Study Shows Community and Technical College Transfer Students Shine at Universities
OLYMPIA, Wash. — A new study paints a bright picture of community and technical college transfer students in Washington.
The State Board for Community and Technical Colleges looked at 23,470 bachelor degree graduates from public universities in 2016, and found that 39 percent of them started at a community or technical college. Most of the transfer students — 80 percent — already had a 2-year transfer degree in hand, saving thousands in tuition. Once there, they did just as well as their students who started as university freshman, earning similar GPAs and credits upon graduation.
About a fifth of the 2016 bachelor-degree graduates — 21 percent — earned tuition-free college credits while they were still in high school thanks to the popular Running Start program.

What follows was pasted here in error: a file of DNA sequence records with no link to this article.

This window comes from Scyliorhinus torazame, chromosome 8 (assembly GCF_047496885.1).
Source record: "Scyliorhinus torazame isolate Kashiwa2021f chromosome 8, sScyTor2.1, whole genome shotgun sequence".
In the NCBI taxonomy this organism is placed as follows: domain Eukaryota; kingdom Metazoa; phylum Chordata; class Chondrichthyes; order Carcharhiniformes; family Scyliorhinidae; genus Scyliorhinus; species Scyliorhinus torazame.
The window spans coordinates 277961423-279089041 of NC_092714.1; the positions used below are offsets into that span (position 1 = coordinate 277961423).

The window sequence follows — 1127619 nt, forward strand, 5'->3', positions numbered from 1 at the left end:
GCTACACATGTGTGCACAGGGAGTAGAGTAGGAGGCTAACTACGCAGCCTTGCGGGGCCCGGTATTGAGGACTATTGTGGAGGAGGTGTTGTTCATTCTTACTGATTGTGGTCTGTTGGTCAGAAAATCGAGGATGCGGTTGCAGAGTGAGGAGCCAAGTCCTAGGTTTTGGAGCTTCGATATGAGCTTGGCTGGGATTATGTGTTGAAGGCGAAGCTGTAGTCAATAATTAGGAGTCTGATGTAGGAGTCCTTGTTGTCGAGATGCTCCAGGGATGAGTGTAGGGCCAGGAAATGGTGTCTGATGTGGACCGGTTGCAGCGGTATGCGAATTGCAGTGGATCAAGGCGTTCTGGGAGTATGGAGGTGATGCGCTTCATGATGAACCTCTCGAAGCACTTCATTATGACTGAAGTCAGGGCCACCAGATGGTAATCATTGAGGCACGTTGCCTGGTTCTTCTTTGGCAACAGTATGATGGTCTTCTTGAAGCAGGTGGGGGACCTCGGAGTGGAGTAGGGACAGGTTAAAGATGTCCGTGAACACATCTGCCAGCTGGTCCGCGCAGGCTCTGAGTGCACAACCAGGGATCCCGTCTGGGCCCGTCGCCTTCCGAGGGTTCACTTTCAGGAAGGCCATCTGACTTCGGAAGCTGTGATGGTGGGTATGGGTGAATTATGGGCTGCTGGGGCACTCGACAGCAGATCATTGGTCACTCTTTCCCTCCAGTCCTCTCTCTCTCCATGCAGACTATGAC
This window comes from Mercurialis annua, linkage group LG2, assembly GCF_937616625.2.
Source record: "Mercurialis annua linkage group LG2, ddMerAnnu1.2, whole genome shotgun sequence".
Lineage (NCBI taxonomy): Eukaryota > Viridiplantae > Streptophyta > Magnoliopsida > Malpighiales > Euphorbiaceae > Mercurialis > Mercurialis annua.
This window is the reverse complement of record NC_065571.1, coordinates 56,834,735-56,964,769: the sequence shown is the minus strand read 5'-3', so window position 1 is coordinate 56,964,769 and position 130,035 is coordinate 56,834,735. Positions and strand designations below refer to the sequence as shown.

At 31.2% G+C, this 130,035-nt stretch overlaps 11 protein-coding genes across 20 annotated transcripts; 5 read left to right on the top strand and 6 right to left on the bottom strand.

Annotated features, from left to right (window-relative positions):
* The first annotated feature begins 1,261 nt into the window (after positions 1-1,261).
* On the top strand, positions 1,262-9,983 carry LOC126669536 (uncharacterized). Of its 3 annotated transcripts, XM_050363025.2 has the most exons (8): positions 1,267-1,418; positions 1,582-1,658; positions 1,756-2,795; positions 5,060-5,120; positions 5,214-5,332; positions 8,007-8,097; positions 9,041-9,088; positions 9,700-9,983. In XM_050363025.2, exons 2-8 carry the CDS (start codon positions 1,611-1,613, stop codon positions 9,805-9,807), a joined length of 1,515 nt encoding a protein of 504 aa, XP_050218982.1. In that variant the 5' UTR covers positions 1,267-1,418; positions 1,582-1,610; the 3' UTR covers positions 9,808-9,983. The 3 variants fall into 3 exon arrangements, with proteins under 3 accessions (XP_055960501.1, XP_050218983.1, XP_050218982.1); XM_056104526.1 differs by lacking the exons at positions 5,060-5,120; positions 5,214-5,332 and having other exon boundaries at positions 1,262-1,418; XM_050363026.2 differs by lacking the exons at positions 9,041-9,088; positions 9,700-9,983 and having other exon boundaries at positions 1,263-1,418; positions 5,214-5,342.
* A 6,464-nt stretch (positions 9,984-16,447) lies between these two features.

“We’re pleased, but not surprised, by these excellent results,” said Jan Yoshiwara, SBCTC executive director. “Our students get an affordable, top-notch education that prepares them to shine at the university level. And, they can get a head start while they’re still in high school.”
Of the 2016 bachelor-degree graduates, community and technical college transfer students made up 39 percent of all business majors, 44 percent of all health field majors, and 37 percent of all STEM majors (science, technology, engineering, and math).
Precollege (remedial) education at two-year colleges expanded the talent-pool for universities. Of the transfer students who graduated with a bachelor’s degree, 57 percent took at least one precollege course at their community or technical college. Precollege education opened the door to a college education first at a community or technical college, and then at a university.
The latest findings dovetail with a 2016 study that rated Washington’s community and technical college system first in the nation for transfer students completing university bachelor’s degrees. The study was produced by the Community College Research Center at Columbia University, The Aspen Institute, and the National Student Clearinghouse Research Center.